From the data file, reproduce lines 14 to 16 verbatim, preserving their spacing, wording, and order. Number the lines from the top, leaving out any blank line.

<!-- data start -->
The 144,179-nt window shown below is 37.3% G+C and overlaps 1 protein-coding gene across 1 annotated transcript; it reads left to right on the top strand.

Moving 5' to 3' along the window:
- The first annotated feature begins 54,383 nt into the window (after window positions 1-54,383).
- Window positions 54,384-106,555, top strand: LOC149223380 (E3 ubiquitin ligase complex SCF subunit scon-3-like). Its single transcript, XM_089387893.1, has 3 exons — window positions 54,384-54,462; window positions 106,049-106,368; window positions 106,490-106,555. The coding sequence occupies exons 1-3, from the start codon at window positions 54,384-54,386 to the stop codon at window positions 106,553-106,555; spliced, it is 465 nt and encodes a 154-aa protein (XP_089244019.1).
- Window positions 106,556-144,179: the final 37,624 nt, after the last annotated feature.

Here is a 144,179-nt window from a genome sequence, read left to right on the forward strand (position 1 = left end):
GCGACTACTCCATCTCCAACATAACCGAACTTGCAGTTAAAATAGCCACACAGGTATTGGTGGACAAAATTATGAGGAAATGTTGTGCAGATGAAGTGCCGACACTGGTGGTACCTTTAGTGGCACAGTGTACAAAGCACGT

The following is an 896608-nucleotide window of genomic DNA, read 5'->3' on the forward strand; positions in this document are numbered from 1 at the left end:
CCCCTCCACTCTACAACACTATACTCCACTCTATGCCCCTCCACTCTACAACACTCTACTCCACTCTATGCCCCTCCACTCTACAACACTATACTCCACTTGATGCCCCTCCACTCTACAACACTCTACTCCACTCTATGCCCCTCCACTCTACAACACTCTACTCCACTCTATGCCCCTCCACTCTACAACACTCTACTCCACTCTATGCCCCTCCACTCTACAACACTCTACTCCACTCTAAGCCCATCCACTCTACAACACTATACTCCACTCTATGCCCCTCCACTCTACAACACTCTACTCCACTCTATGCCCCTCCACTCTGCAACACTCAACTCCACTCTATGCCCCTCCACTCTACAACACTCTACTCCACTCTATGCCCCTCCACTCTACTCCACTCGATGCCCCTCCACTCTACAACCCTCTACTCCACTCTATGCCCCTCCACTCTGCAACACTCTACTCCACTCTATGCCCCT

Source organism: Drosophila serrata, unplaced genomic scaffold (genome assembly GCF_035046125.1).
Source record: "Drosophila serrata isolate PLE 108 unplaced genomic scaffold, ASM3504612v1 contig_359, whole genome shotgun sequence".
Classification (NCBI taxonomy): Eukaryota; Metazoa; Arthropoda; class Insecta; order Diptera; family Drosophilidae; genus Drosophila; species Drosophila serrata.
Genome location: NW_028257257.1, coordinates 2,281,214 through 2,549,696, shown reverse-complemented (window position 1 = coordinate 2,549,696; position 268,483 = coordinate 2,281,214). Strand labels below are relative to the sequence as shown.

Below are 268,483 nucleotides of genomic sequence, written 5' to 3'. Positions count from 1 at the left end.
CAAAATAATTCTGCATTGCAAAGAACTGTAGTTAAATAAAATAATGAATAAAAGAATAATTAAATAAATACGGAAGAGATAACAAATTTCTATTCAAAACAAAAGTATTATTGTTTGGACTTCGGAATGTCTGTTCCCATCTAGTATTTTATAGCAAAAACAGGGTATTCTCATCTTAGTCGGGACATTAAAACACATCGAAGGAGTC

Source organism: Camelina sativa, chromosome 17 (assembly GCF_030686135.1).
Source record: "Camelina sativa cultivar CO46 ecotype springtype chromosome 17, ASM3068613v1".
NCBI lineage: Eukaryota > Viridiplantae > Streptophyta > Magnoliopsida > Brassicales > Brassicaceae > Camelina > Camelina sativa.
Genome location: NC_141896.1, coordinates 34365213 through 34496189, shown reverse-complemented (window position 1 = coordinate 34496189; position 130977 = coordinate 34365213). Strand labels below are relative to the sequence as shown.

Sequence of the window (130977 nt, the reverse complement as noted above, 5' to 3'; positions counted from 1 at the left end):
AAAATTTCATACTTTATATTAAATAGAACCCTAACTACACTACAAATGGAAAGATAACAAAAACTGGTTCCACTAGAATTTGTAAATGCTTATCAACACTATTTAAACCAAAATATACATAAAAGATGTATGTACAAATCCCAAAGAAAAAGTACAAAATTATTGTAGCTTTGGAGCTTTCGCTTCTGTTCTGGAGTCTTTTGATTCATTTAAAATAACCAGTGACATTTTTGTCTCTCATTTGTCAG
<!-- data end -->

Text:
Below are 268,483 nucleotides of genomic sequence, written 5' to 3'. Positions count from 1 at the left end.
CAAAATAATTCTGCATTGCAAAGAACTGTAGTTAAATAAAATAATGAATAAAAGAATAATTAAATAAATACGGAAGAGATAACAAATTTCTATTCAAAACAAAAGTATTATTGTTTGGACTTCGGAATGTCTGTTCCCATCTAGTATTTTATAGCAAAAACAGGGTATTCTCATCTTAGTCGGGACATTAAAACACATCGAAGGAGTC

Source organism: Camelina sativa, chromosome 17 (assembly GCF_030686135.1).